In spite of the challenging mission, the Quartet succeeded in persuading 21 different political parties to participate in a national dialogue that would draw a roadmap identifying the future of political plans in Tunisia. An Independent High Authority for Elections was formed on April 18, 2011, and was developed to monitor elections. A new constitution was adopted in January 26, 2014. A new electoral law was drafted and a consensus made about the need for a new government led by an independent individual.

There is no doubt that Tunisia represents the success story of the Arab Spring. Tunisia was the first Arabic-speaking country to adopt a constitution in 1861. It was the first MENA country to lead a series of rebellions against Big Brother. It was the sole MENA country to not fall into the trap of civil war. It was the sole MENA country where politicians prioritized the greater good of the people over their own interests by cooperating with the Quartet and coordinating with different stakeholders to avoid the crises lurking behind every corner.

Tunisia is not only the success story of the MENA region but also the success story of the whole world. Wait for it—I am neither attempting to sound poetic nor to make this statement for metaphorical effect. Back in 2002, the United States of America, Russia, the European Union and the United Nations attempted to form a Middle East Quartet which aimed at promoting for a peace agreement between Palestine and Israel. The Quartet failed to accomplish its mission. The reasons behind this failure are numerous. The contexts might be too different for one to make such a comparison, but still, the Middle East Quartet failures help to highlight the strengths of the Tunisian Quartet which revolve around the members’ moral authority and political credibility.

Media Reaction

The majority of foreign media outlets were not acquainted with the accomplishments of the Tunisian National Dialogue Quartet. Some of them tried to provide their audiences with as many details about the Quartet as possible and posed the question of whether or not this Quartet deserved the prize. Others displayed a negative attitude towards the announcement.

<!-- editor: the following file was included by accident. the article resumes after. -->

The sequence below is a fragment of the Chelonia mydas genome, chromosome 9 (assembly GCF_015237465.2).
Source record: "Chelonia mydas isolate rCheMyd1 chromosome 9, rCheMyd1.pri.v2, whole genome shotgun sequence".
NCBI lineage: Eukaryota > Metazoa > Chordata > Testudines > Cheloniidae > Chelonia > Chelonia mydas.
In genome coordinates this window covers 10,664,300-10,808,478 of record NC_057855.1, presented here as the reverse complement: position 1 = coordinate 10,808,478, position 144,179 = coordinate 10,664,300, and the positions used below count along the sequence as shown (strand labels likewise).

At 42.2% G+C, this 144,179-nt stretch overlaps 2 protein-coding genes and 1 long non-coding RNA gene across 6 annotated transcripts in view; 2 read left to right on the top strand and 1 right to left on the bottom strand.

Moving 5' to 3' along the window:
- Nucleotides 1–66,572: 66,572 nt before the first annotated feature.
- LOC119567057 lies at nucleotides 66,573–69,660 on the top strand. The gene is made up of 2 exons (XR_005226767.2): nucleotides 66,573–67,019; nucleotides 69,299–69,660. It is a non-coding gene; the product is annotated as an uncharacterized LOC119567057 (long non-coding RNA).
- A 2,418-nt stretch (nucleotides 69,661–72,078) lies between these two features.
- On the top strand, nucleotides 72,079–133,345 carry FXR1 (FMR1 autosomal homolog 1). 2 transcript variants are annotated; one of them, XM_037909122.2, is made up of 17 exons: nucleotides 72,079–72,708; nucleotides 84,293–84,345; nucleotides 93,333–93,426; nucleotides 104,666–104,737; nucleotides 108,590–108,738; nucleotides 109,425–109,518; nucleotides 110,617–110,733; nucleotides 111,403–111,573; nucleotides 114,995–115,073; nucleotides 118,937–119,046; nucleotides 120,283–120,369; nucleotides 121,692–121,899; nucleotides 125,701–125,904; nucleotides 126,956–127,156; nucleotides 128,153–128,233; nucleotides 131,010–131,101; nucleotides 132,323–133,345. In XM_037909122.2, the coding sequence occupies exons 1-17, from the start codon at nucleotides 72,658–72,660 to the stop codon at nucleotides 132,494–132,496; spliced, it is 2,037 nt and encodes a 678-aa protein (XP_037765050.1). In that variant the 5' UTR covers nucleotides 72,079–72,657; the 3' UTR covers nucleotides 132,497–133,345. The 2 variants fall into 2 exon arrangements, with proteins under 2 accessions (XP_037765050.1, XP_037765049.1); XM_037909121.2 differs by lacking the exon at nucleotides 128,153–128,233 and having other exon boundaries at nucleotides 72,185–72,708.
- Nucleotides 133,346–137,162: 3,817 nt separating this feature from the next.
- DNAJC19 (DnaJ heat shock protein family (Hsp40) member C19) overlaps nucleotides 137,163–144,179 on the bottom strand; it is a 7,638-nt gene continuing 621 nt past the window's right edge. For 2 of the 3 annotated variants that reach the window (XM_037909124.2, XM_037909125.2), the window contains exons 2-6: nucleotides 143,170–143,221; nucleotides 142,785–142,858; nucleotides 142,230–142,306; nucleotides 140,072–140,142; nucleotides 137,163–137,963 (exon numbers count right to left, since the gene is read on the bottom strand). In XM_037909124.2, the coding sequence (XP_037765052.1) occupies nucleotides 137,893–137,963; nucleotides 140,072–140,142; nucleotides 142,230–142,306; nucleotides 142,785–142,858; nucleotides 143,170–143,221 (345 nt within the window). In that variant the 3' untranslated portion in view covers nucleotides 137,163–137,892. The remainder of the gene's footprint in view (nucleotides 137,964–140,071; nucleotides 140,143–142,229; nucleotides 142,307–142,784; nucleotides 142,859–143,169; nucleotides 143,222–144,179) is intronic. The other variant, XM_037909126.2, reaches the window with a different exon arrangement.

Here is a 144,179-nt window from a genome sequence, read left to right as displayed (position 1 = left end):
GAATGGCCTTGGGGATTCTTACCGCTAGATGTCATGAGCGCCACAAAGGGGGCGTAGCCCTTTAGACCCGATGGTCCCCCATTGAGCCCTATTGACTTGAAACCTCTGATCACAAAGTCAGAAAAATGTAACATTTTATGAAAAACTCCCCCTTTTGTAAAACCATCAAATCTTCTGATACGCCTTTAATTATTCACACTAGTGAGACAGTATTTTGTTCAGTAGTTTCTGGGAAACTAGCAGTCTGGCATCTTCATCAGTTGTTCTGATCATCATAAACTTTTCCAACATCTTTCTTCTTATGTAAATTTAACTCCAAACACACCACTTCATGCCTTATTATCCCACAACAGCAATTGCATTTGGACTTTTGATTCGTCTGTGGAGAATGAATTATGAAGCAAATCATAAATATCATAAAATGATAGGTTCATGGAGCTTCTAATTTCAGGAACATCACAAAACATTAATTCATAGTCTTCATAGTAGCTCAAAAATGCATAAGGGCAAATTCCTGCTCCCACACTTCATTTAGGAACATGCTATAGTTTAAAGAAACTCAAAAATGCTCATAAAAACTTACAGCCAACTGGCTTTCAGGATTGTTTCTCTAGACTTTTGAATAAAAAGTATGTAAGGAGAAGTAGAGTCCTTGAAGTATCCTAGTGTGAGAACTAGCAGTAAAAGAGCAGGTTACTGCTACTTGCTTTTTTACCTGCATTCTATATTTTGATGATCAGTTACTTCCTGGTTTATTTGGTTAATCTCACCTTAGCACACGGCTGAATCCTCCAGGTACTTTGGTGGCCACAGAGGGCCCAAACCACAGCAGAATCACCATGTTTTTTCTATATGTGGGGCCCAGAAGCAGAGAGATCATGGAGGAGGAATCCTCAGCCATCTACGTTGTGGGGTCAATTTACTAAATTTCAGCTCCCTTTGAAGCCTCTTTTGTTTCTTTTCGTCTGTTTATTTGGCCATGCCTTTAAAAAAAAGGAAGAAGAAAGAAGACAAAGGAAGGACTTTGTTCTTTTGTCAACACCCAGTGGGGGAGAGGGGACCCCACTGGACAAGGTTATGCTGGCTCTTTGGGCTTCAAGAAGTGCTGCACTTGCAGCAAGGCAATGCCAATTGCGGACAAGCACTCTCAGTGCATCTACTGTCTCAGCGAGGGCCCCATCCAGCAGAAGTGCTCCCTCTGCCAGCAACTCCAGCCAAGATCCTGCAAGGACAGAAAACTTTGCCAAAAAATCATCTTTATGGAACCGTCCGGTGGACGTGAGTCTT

In one of its articles about the Noble Peace Prize, The New Yorker used words and expressions that belittled the Quartet’s accomplishments: “four little-known groups“, “a little North African country of only eleven million people“, “a sliver of a country“, “any semblance of order“, “it’s still only a semblance“.

The New York Times said in its editorial about the prize that “there is no guarantee that Tunisia, which is not free of political and social strife, will live up to the promise of this year’s award”.

Another media outlet, Bloomberg View, talked about Ghannouchi from a rather different angle than that taken by most media. Noah Feldman, a professor of constitutional and international law at Harvard, stated in his article that “Ghannouchi has been criticized by hard-line Salafists who think he sold out Islam, and many secularists continue to think he’s secretly a hard-liner himself“. He added that “he may never win the Nobel himself. But without him, Tunisia couldn’t have won it either“.

Even though a few foreign media outlets, intentionally or unintentionally, minimized the worthiness of the Tunisian Quartet of this prize, the above-mentioned facts cannot be disregarded, and the committee responsible cannot be questioned.

Edited on October 18, 2015, at 13:33.